Home Technology Google has mandated that new, popular Android devices offer at least two years of security updates

Google has mandated that new, popular Android devices offer at least two years of security updates

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I’m a big fan of Android devices, but there’s one niggling problem with the operating system that’ll likely never be resolved. It’s all about fragmentation. Because of the sheer number of manufacturers making Android devices – each with their own implementation of the OS and different hardware configurations, it’s almost impossible to keep everything up to date.

While Google regularly issues security updates to the operating system itself, that doesn’t mean that those updates get pushed to the handsets that people actually own. It may end up being less of a problem going forward. While older phones will likely be stuck with security flaws for perpetuity, confidential contracts (via The Verge) show that google has mandated that popular device manufacturers issue regular security updates for at least two years.

Android partners must issue at least four security updates within the first year of a device’s availability, without a specified number in the second year. These terms cover devices sold after January 31 this year, that have been activated by over a hundred thousand users.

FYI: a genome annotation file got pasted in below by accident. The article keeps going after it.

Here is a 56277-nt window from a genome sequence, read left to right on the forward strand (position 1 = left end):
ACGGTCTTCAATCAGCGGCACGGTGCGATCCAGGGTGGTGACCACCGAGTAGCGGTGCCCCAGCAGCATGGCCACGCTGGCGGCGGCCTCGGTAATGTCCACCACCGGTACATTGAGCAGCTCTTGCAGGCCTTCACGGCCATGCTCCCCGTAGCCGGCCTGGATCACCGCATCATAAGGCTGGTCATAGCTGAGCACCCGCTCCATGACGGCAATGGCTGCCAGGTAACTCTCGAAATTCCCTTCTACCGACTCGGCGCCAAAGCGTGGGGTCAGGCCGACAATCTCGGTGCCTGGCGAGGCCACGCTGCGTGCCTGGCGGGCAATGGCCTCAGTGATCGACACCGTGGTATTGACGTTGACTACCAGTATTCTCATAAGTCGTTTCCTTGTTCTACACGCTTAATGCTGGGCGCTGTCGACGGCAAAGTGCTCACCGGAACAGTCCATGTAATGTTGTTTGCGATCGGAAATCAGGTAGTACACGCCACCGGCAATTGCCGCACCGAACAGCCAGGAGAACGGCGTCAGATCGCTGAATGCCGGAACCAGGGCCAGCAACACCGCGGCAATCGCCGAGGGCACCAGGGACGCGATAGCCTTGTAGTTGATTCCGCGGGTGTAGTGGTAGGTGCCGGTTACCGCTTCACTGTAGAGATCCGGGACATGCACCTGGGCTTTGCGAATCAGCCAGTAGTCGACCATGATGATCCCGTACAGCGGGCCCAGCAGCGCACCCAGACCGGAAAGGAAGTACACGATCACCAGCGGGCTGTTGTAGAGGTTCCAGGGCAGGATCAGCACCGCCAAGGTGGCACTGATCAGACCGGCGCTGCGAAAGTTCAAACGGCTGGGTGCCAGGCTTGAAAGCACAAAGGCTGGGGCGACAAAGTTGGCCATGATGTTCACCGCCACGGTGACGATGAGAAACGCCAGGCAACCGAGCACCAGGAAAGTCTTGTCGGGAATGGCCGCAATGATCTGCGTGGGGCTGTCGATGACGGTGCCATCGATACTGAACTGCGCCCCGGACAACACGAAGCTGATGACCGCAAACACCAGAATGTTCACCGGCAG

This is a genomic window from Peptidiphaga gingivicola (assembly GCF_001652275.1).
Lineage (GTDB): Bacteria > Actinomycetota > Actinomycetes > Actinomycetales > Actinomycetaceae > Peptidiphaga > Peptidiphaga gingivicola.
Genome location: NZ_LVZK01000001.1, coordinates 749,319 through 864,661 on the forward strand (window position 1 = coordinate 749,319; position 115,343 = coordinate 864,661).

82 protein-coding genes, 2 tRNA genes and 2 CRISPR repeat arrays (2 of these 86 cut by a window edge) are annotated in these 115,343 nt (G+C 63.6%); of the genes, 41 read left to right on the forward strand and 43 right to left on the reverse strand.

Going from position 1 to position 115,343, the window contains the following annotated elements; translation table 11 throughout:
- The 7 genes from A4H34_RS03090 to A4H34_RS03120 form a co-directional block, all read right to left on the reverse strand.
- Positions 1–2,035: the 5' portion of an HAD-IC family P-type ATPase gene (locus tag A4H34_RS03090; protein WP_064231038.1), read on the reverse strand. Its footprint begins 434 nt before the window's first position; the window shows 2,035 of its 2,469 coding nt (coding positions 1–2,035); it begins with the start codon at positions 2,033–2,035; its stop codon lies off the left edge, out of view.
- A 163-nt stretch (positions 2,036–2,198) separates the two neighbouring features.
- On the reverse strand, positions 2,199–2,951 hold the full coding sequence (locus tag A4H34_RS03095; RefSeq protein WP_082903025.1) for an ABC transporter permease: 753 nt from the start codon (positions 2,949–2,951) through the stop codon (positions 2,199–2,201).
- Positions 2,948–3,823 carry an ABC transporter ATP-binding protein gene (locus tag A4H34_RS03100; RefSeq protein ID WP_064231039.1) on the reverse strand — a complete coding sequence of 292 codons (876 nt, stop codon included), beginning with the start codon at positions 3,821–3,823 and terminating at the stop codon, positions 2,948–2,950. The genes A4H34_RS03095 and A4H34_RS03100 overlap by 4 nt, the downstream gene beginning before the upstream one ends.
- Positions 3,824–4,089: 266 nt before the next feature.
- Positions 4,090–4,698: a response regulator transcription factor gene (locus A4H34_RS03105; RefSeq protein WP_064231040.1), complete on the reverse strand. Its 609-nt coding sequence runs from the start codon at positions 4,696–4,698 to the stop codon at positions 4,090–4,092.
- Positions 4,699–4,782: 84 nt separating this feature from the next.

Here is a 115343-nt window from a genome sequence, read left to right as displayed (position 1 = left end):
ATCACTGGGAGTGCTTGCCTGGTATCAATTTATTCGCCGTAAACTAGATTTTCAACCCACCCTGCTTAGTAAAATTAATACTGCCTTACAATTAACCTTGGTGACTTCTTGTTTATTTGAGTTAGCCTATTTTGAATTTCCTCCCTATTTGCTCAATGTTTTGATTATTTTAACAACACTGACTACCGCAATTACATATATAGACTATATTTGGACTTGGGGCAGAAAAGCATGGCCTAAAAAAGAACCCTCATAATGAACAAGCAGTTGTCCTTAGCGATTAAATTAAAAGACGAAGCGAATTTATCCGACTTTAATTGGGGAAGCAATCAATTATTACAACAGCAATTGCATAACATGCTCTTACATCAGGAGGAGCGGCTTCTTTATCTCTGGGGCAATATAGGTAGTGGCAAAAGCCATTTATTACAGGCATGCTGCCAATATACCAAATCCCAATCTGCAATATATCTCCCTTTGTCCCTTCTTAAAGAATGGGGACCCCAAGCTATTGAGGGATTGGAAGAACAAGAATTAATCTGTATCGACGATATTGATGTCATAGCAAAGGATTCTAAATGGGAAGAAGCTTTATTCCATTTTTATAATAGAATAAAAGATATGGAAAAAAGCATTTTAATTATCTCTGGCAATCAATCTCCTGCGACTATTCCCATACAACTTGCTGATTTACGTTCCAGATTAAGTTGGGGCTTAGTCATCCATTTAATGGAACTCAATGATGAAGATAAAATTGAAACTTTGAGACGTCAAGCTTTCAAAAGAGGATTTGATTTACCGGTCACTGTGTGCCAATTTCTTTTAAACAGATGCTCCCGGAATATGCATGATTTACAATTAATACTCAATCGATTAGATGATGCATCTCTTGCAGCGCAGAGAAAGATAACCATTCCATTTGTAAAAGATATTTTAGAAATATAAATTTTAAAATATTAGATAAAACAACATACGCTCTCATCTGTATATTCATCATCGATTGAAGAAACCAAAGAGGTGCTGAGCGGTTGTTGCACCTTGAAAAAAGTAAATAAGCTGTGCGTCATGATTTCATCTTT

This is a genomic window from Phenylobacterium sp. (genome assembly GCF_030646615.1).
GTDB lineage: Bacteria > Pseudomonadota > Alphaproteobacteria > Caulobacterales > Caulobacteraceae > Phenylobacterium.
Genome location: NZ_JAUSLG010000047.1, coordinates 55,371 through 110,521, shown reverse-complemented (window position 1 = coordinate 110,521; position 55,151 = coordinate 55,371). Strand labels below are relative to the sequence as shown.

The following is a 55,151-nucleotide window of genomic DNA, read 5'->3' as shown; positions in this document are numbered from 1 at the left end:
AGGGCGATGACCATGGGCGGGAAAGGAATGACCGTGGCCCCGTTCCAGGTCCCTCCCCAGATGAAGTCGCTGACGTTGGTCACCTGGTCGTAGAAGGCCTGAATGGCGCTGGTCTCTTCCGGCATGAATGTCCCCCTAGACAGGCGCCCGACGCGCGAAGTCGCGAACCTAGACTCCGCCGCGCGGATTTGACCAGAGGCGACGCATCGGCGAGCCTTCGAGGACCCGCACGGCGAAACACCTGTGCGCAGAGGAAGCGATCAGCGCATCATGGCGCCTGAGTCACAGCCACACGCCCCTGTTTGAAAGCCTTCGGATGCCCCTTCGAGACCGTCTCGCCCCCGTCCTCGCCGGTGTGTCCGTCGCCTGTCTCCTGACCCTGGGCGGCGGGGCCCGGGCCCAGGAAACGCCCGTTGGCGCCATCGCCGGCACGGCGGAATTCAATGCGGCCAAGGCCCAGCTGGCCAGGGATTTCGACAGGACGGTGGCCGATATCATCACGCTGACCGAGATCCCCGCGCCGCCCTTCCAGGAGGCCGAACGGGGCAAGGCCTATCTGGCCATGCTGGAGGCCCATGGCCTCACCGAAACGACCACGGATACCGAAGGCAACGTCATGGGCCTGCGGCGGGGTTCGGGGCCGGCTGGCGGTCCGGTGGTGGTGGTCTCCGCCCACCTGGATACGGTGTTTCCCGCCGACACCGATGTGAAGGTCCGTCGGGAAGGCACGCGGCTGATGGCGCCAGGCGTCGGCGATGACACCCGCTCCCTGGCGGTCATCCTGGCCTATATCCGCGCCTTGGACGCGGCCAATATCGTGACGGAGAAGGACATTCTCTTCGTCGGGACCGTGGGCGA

Starting at the end of January next year, all “security mandatory models” devices covered by these contracts will have to issue security updates within a certain timeframe. Failure to do so could see Google holding up the approval process on new phones, which obviously ends up as lost revenue for manufacturers.

It’s one reason I like Google’s Android One project – or the idea of it – so much. Originally meant for decidedly weaker phones, Android One keeps software and even hardware consistent, with a stock Android experience that’s regularly updated by Google. It’s the closest there is to Apple’s iOS, which admittedly doesn’t suffer from nearly as much fragmentation as a result. That’s the benefit of a single manufacturer using their own proprietary OS, I guess.

Last Updated: October 25, 2018

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